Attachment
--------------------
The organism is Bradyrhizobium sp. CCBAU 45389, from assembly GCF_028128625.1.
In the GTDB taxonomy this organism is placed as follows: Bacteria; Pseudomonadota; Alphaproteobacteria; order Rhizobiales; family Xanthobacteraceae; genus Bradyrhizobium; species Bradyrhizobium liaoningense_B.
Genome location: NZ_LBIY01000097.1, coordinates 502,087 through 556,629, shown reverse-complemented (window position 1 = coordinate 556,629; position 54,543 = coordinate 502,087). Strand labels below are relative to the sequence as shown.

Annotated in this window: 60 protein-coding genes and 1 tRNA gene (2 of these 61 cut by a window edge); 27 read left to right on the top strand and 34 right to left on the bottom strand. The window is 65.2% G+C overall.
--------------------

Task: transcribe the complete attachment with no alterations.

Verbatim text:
The organism is Bradyrhizobium sp. CCBAU 45389, from assembly GCF_028128625.1.
In the GTDB taxonomy this organism is placed as follows: Bacteria; Pseudomonadota; Alphaproteobacteria; order Rhizobiales; family Xanthobacteraceae; genus Bradyrhizobium; species Bradyrhizobium liaoningense_B.
Genome location: NZ_LBIY01000097.1, coordinates 502,087 through 556,629, shown reverse-complemented (window position 1 = coordinate 556,629; position 54,543 = coordinate 502,087). Strand labels below are relative to the sequence as shown.

Annotated in this window: 60 protein-coding genes and 1 tRNA gene (2 of these 61 cut by a window edge); 27 read left to right on the top strand and 34 right to left on the bottom strand. The window is 65.2% G+C overall.